Facing the Blank Page

July 30, 2012

Writing is easy.  All you do is stare at a blank sheet of paper until drops of blood form on your forehead. ~Gene Fowler

I have discovered two more favorite books on writing to add to my previous list: Writing From the Inside Out, by Dennis Palumbo and Writing Your Heart Out, by Rebecca McClanahan. The former encourages us to work with our own resistance rather than fighting against it. The latter helps us explore what matters to us. I used to think I read books about writing only when I was stuck and couldn’t write. But I’ve enjoyed these two titles in the midst of an ongoing practice.

At this point in my life, I am staring at a blank page, both literally in my daily writing practice, and figuratively, as I move from my library career toward an unknown future. And, as Fowler says, it can make you sweat blood! My facing the blank page each day, though, may ease me through this uncertain period. Just as writing begets writing, I believe courage begets courage.

What is your story about facing uncertainty?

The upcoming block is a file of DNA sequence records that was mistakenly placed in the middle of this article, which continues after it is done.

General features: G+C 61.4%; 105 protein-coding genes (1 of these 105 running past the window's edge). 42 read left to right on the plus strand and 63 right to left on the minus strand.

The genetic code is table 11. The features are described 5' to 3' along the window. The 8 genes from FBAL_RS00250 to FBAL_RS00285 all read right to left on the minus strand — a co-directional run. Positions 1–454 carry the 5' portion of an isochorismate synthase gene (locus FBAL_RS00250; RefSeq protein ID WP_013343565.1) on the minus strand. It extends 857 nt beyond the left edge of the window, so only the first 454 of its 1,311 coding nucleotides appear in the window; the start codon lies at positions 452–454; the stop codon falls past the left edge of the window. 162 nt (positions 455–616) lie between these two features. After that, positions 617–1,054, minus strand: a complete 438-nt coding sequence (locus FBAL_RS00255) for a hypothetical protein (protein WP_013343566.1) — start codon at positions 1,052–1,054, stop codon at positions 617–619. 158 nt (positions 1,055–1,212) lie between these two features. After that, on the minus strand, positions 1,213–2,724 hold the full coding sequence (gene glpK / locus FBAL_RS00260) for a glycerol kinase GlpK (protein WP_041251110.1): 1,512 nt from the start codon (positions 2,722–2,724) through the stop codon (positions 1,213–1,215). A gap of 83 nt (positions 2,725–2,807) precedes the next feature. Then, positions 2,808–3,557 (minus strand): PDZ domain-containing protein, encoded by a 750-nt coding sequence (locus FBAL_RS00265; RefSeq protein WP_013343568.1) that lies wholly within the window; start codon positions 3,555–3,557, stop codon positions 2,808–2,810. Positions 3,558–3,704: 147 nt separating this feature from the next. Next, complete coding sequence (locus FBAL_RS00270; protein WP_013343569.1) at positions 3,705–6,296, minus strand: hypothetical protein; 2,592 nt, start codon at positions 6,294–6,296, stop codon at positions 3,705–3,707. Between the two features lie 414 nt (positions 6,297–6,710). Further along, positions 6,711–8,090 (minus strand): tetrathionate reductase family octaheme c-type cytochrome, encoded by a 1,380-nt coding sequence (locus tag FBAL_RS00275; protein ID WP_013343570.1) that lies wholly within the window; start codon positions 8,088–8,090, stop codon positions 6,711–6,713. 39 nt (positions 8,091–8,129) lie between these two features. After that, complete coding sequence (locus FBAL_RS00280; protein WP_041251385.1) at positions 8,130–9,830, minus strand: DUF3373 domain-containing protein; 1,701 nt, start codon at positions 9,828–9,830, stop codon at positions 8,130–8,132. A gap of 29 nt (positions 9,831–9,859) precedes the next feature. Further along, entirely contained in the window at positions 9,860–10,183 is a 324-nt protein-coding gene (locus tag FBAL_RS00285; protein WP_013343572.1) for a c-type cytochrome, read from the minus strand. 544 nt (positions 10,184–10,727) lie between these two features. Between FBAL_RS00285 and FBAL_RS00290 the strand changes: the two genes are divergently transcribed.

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Politics of the Brokenhearted

May 14, 2011

I am looking forward to Parker J. Palmer’s forthcoming book, Healing the Heart of Democracy: The Courage to Create a Politics Worthy of the Human Spirit. I have just read the essay from which this book springs, “The Politics of the Brokenhearted: On Holding the Tensions of Democracy.” You can read it here.

Palmer speaks of breaking the heart open, not “into a thousand shards,” but into “largeness of life, into greater capacity to hold one’s own and the world’s pain and joy.” He speaks of the essential violence in majority-rule decision making, and urges us to consider the Taoist concept of wu-wei–“literally purposeless wandering, or creative nonaction, making space within and around ourselves so that conflict and confusion can settle and a deeper wisdom emerge.”